NAU designs bioscience course to develop STEM workforce
Enabling high school students to solve a scientific problem affecting the community may help establish a new model for cultivating a local high-tech workforce.
Funded by an $840,000 National Science Foundation grant, faculty at the Center for Science Teaching and Learning at Northern Arizona University will bring together community partners in healthcare, science and education to develop and offer the model bioscience class.
The high school-level career and technical education course will give students the tools and guidance to devise ways to more accurately report influenza-like illnesses in Coconino County. And while the students are formulating their strategies, the model’s designers will be watching carefully to test their ideas about improving STEM learning.
According to Kenric Kesler, a professional development coordinator at the center, the question being investigated is how much of a difference the partnership approach will make.
“If you bring all these community resources in as an integral part of the class, does that impact learning compared with a more traditional single-teacher class going through the curriculum?”
Those resources include the Coconino Association for Vocations, Industry, and Technology (also known as CAVIAT) which will offer the class in Flagstaff and Williams; the Coconino County Public Health Services District; the Translational Genomics Research Institute—TGen North; North Country Healthcare; and Flagstaff STEM City.
The first year of the grant involves handling the logistics of those partnerships and establishing the curriculum, Kesler said. Assistant professor Ron Gray of the NAU center
is helping to develop the model, and assistant professor Danielle Ross will evaluate the effectiveness of the concept in the grant’s third and final year.
Kesler said the project will use problem-based instruction, a well-proven method, to allow students the flexibility to develop their solutions for improving how flu-like illnesses are reported. Typically, during a flu outbreak, the county receives incomplete data from schools and communities because of the difficulty of ensuring accurate reporting.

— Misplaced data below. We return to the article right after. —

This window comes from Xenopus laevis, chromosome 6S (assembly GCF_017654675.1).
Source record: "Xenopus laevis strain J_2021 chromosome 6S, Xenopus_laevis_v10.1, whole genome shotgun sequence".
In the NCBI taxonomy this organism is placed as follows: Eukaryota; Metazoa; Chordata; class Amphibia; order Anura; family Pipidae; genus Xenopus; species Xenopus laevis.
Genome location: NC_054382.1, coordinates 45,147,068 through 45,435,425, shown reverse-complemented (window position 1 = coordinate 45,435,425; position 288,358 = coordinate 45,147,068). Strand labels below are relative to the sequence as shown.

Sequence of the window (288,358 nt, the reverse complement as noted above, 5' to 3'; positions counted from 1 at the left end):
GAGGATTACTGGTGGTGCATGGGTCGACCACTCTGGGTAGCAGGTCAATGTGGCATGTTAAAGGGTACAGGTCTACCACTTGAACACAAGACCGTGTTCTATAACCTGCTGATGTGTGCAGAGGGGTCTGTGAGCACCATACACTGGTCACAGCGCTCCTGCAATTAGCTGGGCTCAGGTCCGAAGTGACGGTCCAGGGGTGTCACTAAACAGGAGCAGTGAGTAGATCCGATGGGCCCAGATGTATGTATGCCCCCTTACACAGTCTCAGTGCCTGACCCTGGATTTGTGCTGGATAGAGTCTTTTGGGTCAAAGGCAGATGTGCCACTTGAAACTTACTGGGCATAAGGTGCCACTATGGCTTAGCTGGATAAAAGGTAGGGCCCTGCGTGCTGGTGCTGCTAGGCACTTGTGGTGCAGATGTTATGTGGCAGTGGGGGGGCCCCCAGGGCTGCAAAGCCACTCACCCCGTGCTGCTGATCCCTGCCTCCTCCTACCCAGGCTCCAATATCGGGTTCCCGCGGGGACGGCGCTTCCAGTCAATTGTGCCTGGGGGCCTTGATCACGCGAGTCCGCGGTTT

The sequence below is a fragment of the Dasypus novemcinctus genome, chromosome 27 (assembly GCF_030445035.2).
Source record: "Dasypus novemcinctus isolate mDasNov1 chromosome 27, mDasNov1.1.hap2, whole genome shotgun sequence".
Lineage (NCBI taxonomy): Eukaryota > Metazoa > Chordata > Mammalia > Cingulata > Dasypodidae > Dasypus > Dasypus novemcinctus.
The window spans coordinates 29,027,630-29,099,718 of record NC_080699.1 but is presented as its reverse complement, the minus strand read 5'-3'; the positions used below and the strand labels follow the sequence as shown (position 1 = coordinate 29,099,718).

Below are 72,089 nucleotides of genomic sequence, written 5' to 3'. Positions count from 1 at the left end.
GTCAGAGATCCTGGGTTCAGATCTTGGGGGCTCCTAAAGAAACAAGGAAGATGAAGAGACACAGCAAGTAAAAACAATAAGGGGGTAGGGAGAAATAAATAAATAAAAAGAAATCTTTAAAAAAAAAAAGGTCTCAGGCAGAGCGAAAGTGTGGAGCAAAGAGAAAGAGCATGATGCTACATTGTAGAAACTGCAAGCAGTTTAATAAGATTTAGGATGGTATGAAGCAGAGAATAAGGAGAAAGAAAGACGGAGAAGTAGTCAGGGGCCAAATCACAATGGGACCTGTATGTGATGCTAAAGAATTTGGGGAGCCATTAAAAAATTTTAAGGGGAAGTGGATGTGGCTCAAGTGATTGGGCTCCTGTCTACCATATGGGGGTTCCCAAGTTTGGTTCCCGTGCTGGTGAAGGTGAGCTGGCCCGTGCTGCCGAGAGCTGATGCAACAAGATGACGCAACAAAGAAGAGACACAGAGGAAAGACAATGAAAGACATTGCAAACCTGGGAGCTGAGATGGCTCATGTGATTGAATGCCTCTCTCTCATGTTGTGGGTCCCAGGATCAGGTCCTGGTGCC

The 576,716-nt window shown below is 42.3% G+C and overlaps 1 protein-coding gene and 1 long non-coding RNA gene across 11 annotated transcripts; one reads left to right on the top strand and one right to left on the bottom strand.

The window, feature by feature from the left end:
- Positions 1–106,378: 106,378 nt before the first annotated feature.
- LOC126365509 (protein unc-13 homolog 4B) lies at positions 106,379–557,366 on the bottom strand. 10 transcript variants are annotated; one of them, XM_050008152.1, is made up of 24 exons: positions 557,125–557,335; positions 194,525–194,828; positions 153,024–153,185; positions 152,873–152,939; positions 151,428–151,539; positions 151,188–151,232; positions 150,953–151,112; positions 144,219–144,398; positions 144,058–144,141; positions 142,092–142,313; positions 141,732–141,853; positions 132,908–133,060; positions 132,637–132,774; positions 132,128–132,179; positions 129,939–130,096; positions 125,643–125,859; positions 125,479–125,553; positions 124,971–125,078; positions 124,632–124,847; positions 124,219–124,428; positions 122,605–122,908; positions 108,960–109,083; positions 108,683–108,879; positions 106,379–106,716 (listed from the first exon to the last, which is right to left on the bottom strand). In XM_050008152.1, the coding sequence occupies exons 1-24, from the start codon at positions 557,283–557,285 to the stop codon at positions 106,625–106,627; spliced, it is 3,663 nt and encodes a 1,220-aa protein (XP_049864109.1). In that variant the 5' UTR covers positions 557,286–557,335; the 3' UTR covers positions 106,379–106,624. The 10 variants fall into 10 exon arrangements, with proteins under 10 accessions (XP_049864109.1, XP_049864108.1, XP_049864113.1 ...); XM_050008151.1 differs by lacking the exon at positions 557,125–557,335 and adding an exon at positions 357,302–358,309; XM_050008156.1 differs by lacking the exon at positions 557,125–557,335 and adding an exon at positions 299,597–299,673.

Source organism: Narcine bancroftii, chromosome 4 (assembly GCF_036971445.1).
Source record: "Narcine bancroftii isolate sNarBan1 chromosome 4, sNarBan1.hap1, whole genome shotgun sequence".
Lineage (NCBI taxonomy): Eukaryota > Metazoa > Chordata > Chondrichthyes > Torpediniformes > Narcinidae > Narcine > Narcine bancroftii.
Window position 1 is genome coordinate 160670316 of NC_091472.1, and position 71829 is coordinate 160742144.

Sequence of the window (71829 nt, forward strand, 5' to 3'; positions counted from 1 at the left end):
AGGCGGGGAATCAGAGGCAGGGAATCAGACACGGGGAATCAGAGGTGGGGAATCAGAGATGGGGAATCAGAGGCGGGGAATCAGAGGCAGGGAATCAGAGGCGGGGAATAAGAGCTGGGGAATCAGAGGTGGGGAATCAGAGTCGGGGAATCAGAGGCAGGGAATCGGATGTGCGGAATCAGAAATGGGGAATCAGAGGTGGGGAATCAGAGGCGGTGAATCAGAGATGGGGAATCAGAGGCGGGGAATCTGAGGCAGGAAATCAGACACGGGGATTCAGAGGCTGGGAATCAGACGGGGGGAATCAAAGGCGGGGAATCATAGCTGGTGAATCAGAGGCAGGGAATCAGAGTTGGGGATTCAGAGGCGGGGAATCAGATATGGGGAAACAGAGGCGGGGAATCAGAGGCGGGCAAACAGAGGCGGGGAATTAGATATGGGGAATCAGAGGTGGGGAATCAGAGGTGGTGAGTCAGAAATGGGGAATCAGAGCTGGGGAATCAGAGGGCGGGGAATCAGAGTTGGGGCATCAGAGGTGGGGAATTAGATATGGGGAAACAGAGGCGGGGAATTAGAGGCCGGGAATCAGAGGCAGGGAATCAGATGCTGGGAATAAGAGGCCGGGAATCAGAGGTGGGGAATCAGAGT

“Our approach is to say to the students, ‘Here’s the problem. How do you want to solve it?’ ” Kesler said.
One of the tools to be made available to students is geospatial information systems software offered through the GRAIL Lab at NAU. That approach, which emphasizes decision making based on the organization and analysis of data, has been used successfully in another NSF-funded project being conducted by the NAU center.
The students will be juniors and seniors who are taking the class in addition to their normal load of high school courses. Kesler said about 44 percent of CAVIAT students are Native American, and that they are pursuing the additional education to enhance their career opportunities.
Gray said the class design is ideally suited to address that goal.
“In the longer term, this is about bioscience resource development in Coconino County. A lot of organizations are trying to attract bioscience business to Flagstaff, but we need a workforce to make that happen.”
Mindy Bell, Flagstaff STEM City coordinator, will participate in the project by developing some of those career opportunities. Bell will work with businesses to clarify the skills they seek in employees, and will help establish internships for students in the program.
“When higher education, businesses and other STEM partners work together, we can find and fill the gaps to build a stronger STEM workforce,” Bell said. “Students need information and interest to fuel their career choices. They also need a solid education at all levels to prepare them for a career in a field that motivates them.”
Measuring those levels of interest and motivation at the end of the project will establish whether the work was successful. The effect of the model’s design will be determined through interviews and surveys, and compared to the results of a more traditionally presented bioscience class in Tucson.
Kesler said he hopes the project will show that “if you really want to enact change in the schools, this is one way to do it.”
The class will be ready for its first students in fall 2016.